Climate change is unlikely to improve the situation, and it may be necessary to resort to large-scale desalination in the end. This will divert massive amounts of energy away from more “profitable” enterprises, and so may prove difficult.


Britain also experiences water shortages, and depletion of aquifers, in hot dry summers. But this does not yet seem to be the limiting factor.

Maybe the chief concern that people have is space. In In the Wet, Nevil Shute imagined a future Britain with declining population, in which there are so many houses that enterprising young Australians have no difficuly in finding roofs as they travel round the country. This is not the present reality. The population is increasing, though rather slowly.

It seems to be necessary to build huge numbers of new houses, and cover quite large tracts of countryside. At present, the country north of Oxford from Wolvercote to Barton is threatened with such a scheme, though the infrastructure doesn’t seem up to supporting it: anyone who has traversed the Banbury and Woodstock Roads roundabouts in rush hour will dread the thought of thousands more commuters on these roads.

Again I must stress that I don’t have statistics to back up my claims here. The housing shortage seems not to be caused primarily by increasing population, but by the rapid decline in the average size of households through the twentieth century. Not only have family sizes decreased dramatically, and servants become a thing of the past, but couples split up and each of them needs a house. At the same time, there are indeed vast numbers of empty houses across the country, many owned by people who have no intention of living in them. This is a constant concern to housing campaigners.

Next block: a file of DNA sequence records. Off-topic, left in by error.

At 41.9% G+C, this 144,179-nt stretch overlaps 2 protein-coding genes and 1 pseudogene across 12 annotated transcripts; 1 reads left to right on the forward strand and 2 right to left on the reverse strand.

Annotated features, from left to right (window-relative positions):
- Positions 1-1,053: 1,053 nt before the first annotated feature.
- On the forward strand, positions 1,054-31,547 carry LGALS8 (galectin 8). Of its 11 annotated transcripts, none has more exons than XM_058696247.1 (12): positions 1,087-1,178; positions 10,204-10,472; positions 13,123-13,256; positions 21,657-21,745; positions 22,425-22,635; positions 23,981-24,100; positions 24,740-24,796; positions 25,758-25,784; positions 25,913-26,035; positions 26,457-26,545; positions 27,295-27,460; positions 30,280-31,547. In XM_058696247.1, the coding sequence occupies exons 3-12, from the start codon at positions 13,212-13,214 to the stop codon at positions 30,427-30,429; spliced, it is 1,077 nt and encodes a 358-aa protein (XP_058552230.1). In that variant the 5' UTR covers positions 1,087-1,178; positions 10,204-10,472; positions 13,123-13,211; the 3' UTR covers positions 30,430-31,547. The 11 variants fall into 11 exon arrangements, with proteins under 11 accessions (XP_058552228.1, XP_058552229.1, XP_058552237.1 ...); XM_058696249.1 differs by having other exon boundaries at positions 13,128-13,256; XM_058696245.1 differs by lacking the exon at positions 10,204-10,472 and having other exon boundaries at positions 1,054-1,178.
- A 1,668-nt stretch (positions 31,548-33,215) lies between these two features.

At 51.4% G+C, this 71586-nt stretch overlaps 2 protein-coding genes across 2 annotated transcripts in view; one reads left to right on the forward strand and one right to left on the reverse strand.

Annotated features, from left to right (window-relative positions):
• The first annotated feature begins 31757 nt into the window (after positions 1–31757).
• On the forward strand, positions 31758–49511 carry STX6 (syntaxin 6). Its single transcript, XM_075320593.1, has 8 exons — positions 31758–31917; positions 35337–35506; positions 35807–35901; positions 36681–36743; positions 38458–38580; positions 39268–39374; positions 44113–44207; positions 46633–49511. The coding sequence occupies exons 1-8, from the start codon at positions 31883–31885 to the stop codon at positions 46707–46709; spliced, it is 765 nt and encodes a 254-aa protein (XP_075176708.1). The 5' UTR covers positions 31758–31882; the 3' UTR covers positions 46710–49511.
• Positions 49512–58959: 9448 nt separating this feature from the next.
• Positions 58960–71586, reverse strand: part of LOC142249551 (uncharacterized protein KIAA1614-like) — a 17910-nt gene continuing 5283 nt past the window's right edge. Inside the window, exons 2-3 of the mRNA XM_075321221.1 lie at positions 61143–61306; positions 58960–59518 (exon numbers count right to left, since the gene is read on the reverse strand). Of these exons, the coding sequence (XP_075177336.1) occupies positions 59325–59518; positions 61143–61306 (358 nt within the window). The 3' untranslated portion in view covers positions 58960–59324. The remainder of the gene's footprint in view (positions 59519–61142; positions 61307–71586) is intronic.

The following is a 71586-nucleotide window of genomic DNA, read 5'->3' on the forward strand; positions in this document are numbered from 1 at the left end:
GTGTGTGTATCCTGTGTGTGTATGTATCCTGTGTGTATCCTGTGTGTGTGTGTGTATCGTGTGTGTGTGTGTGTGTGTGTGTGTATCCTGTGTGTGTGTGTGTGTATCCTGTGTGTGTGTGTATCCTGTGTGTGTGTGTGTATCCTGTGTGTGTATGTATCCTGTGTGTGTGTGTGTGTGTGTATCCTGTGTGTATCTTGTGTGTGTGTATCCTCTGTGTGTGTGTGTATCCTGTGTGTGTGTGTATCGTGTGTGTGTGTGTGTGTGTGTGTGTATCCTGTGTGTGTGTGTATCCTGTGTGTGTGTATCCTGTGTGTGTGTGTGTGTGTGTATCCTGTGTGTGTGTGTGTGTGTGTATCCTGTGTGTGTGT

So I am still a little sceptical about the limitations of space. More serious perhaps is that Britain has largely run down its agriculture: farms are converted into golf courses, or farmers find houses a more profitable crop than corn. This is fine as long as the country makes enough money to pay for food imports, and the present trade system holds up. This may not always be so.

So the upshot is, I really don’t know what limits would really justify an attempt to clamp down on immigration, but I am not convinced that they have been reached.

This is the end of my little rant; I will give it a rest now.

About Peter Cameron

I count all the things that need to be counted.
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1 Response to Immigrants, 2

  1. Mark says:

    This is tangential to your post, but there’s an overwhelming case that the primary cause of the housing shortage in most of the UK is under-occupation. And not (as the government would like us to believe, with their “bedroom tax”) in social housing, but in the owner-occupied sector. People buy (or bought) large houses to raise families, but when the kids leave home they are typically at peak disposable income with the mortgage nearly paid off, and our relatively flat property taxes give them little incentive to downsize. Changing the tax system to penalise under-occupation and incentivise downsizing would probably more or less solve the housing problem in most of the country (although clearly not in high-demand areas like inner London), but seems to be a political taboo….